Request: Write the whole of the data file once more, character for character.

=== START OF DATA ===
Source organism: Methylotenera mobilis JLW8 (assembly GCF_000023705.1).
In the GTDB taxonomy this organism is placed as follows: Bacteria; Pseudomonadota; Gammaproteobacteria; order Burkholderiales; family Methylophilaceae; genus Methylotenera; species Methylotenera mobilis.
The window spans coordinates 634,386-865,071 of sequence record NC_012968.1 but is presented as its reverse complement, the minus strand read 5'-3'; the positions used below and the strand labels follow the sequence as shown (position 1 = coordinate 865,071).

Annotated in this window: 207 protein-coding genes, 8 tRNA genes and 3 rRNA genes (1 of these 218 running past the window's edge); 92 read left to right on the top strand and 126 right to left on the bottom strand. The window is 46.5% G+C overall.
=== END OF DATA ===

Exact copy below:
Source organism: Methylotenera mobilis JLW8 (assembly GCF_000023705.1).
In the GTDB taxonomy this organism is placed as follows: Bacteria; Pseudomonadota; Gammaproteobacteria; order Burkholderiales; family Methylophilaceae; genus Methylotenera; species Methylotenera mobilis.
The window spans coordinates 634,386-865,071 of sequence record NC_012968.1 but is presented as its reverse complement, the minus strand read 5'-3'; the positions used below and the strand labels follow the sequence as shown (position 1 = coordinate 865,071).

Annotated in this window: 207 protein-coding genes, 8 tRNA genes and 3 rRNA genes (1 of these 218 running past the window's edge); 92 read left to right on the top strand and 126 right to left on the bottom strand. The window is 46.5% G+C overall.